Just in case you didn’t know it, wooly worms are not made of wool. Not at all. They are worms. Made out of worm-like material. That’s such a lie. They are caterpillars. So, who the hell named them wooly worms? That’s as bad as Jumbo Shrimp. Well, ranting aside, I do think wooly worms are misunderstood. I am going to try my best to explain their purpose in life, and why they crawl across the road when they know they shall most surely die.
I brake for wooly worms. I brake for anything that is alive. And things that I think are alive. I remember braking for an alligator while driving through Florida. Well, except that as I came upon it, we saw that it was a shredded tired from a truck that had pulled over just beyond it. Well, from far away they do look like alligators.
One time I braked (broke?) for a rabbit, and my son yelled from the backseat, “Great, Mom! Save the rabbit, kill the family.” Last fall I hit a squirrel on the way to school. I cried all the way to the parking lot . Squirrels just don’t know what the hell they want to do. “I want to go this way. No, wait. Maybe not. I will go back. No, I think I will go back. No…” It was just so sad. But, when I got to school, and pulled myself together and started taking roll, one of my students raised her hand and asked, “Ms. Mendenhall, how come kids have to go home when they get pink eye, but teachers don’t have to?” I guess it was obvious that I had been crying over my “squirrel encounter.”
So,once again, I have meandered off of my intended topic. Wooly worms. Ok, the misunderstood wooly worms are roaming all over the countryside. But, you are probably asking yourself, “Self, why are there wooly worms in the fall?” Wooly worm is the common name for the larval stage of the Isabella Tiger Moth. But, it doesn’t look like a tiger at all. Seriously, who is the Einstein who made up these names? You may have seen an Isabella Tiger Moth, or ITM as I call them (another lie) at night. They are nocturnal.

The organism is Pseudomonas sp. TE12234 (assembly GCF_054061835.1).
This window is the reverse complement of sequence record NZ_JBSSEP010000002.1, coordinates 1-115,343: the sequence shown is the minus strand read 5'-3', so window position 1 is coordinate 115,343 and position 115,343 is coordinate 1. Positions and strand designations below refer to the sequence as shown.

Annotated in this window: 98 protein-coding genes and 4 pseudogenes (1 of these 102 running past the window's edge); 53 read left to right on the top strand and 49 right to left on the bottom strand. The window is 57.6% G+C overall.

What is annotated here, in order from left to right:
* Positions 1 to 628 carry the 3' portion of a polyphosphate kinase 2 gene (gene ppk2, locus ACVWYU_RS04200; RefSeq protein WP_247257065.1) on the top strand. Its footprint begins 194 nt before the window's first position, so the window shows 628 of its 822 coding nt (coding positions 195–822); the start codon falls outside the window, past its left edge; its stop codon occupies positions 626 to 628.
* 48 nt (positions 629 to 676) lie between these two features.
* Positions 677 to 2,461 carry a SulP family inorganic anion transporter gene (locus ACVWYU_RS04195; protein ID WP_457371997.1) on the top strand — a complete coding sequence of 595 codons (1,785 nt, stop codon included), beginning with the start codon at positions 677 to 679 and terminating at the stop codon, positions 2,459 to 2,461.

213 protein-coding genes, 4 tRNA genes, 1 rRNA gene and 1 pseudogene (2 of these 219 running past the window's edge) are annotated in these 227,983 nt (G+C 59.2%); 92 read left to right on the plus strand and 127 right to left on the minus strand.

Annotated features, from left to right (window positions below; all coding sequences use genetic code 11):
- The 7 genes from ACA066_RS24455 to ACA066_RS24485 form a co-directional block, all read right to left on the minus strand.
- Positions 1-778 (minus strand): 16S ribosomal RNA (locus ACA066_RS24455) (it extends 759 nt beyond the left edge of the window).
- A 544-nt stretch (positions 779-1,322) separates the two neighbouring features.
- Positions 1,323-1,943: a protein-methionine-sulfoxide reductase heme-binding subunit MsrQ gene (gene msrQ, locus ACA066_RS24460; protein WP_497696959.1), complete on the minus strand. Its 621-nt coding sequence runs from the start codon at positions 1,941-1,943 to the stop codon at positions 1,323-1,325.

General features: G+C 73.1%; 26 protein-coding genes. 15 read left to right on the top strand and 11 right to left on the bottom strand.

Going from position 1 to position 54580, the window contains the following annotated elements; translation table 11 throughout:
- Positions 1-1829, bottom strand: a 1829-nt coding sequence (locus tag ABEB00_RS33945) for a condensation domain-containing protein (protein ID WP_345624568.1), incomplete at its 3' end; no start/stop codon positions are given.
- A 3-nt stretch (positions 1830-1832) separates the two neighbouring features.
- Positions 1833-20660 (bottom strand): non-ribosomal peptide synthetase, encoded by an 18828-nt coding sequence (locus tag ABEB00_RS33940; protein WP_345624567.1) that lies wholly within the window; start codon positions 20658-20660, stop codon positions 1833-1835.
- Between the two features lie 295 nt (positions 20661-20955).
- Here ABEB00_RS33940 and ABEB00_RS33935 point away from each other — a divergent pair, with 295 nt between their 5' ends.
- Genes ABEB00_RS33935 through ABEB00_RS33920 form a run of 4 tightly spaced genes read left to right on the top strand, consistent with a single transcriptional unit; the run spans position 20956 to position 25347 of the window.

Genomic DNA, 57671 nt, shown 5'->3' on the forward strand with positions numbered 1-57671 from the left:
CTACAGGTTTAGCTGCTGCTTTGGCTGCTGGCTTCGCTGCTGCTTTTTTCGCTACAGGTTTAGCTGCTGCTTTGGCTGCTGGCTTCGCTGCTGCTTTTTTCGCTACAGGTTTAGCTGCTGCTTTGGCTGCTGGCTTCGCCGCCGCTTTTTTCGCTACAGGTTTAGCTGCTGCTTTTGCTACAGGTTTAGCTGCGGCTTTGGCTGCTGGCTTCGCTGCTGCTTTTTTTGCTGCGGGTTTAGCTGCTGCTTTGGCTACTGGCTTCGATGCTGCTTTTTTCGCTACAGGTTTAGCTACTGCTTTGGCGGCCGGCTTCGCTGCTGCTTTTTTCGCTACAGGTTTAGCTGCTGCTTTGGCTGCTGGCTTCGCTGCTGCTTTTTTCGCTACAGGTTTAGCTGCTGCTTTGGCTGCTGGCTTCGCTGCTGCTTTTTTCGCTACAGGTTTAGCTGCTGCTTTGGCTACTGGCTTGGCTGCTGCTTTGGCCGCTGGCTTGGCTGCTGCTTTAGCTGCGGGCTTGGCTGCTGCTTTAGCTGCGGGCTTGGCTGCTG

Anywho, they over winter in the caterpillar stage. If they are disturbed, they will roll themselves into a tight, little ball.
Woolly worms are often found in autumn after they have left their food cache in search of a dark and sheltered spot where they can hibernate for the winter. With the warmth of spring, the little caterpillars become active again and make their little coccoon to hang out in until they morph into the tiger moth.
There is a lot of folklore about the little critter. There’s even Wooly Worm festivals. The most famous weather prognosticator is, of course, the groundhog, who uses shadows to determine the length of winter. Like a little shadow puppet. The wooly worm faithful believe that the colors and width of the bands of those colors on the worm determine the severity of winter.
Oh, but not so fast, my wooly worm friends. The coloring on these little guys do not predict the weather. Not at all. Sorry to burst your wooly worm bubble. The coloring varies depending upon their age and their diet. “You are what you eat,” in other words.
Wooly worms can survive ice cold temperatures because of the bristly hair that covers their wooly body. But, here is the fact that makes them a “kick-ass” creature. (I made that up). Wooly worms produce an antifreeze-like coating made up of glycerol and other chemicals. Wooly worm scientists estimate that wooly worms can survive temperatures of up to -90 degrees Fahrenheit. They make their own anti-freeze. So, dear God, don’t eat a wooly worm. I mean, I don’t know why the hell you would want to. If I wanted to murder my ex-husband, I could grind a bunch up into a wooly worm juice (add some grape or orange juice of course) and have him drink it. Columbo would never be able to prove that he didn’t swallow one that dropped out of a tree and landed on him while he was sleeping and his mouth was open from snoring and he swallowed it. (I have such an active imagination when it comes to plotting). But, seriously, if someone realizes this, they will begin making wooly worm coats out of the little bodies. Someone call PETA.
So, the next time you are out walking and see the little wooly worm, give him a little salute. He is quite worthy of admiration.
Just don’t eat the damn thing.